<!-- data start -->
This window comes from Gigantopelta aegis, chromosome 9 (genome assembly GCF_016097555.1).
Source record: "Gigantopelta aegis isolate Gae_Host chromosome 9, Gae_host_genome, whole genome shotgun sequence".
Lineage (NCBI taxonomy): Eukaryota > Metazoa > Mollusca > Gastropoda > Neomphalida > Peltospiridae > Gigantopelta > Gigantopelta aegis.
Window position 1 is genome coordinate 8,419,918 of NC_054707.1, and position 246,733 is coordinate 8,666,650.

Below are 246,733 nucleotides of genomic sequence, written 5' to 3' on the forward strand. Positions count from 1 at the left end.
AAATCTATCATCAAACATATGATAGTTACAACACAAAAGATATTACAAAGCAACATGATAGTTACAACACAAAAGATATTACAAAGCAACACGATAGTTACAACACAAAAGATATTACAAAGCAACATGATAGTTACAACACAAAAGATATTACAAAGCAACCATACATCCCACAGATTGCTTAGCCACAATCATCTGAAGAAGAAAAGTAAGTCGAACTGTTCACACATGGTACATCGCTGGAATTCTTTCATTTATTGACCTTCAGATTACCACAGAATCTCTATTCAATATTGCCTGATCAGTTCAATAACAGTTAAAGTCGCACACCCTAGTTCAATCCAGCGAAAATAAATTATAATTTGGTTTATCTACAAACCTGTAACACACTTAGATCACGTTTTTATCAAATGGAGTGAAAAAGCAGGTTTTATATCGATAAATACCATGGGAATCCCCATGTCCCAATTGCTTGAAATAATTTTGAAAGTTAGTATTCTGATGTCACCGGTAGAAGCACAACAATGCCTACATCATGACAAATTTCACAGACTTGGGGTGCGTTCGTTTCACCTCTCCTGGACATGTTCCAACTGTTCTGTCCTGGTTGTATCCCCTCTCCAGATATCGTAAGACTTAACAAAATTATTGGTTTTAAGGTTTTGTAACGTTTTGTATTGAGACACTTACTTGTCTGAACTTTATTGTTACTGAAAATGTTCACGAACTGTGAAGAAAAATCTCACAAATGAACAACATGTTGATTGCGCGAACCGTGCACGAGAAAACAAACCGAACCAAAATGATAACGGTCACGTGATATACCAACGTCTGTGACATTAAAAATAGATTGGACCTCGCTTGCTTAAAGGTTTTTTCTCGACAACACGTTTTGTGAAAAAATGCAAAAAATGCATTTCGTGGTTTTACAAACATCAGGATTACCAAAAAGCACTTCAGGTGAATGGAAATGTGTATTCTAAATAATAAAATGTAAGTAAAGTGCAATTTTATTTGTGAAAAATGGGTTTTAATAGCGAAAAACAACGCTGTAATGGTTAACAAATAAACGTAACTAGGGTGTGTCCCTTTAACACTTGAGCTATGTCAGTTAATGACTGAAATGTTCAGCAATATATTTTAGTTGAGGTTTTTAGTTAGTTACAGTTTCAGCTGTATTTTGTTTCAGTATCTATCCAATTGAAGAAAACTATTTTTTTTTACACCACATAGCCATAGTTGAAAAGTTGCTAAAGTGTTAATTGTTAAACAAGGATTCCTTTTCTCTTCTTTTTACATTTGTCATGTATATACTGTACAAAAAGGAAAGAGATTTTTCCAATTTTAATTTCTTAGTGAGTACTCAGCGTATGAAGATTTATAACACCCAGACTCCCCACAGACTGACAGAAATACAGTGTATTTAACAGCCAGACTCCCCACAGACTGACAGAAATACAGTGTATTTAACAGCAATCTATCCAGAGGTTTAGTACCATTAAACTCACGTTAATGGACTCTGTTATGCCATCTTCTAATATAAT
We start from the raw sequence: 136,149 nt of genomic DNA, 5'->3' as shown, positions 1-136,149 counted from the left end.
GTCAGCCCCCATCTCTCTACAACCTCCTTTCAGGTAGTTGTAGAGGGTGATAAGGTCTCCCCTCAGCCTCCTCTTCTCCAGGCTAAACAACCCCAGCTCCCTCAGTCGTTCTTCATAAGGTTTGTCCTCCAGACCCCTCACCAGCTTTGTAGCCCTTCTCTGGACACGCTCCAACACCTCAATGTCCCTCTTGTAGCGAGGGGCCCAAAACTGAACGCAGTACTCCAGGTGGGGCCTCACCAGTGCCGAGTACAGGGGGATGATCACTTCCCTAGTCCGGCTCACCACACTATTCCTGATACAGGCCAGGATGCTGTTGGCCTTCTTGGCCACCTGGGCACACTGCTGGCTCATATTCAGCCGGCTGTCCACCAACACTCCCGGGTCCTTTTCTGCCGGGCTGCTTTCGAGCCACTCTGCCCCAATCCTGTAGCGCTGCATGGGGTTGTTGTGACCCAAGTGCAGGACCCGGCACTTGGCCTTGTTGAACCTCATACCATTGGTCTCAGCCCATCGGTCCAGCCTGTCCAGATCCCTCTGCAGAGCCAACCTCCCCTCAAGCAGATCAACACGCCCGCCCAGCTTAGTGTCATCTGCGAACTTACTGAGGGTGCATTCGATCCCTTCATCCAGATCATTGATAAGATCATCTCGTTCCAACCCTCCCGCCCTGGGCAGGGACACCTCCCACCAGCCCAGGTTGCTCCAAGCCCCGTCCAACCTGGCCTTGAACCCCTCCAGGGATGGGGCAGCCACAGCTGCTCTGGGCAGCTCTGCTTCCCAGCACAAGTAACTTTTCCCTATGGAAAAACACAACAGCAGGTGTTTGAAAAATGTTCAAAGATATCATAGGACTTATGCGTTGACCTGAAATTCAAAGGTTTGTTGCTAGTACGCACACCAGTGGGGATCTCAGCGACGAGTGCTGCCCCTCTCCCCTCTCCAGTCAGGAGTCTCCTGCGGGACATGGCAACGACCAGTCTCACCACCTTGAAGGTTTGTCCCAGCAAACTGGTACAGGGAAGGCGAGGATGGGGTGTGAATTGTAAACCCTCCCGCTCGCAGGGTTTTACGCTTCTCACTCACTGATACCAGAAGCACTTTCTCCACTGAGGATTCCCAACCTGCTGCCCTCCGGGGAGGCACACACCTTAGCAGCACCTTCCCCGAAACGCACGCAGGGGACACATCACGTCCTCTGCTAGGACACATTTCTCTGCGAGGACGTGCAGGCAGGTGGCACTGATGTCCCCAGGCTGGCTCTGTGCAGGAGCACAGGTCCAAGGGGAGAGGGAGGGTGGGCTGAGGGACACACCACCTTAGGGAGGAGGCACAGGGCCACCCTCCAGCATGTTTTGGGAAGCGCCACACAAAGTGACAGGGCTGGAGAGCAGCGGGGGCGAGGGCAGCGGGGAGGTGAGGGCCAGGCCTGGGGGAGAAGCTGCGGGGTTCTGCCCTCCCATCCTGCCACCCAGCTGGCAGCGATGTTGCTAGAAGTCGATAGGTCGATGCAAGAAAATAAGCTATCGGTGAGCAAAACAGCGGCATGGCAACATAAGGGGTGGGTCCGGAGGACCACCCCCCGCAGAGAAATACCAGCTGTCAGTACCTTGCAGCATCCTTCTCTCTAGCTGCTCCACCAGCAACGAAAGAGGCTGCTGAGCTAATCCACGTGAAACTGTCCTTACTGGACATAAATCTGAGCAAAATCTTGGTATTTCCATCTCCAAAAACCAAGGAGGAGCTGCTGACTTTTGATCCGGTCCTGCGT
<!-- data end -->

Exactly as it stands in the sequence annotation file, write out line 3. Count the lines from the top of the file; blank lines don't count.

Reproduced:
Lineage (NCBI taxonomy): Eukaryota > Metazoa > Mollusca > Gastropoda > Neomphalida > Peltospiridae > Gigantopelta > Gigantopelta aegis.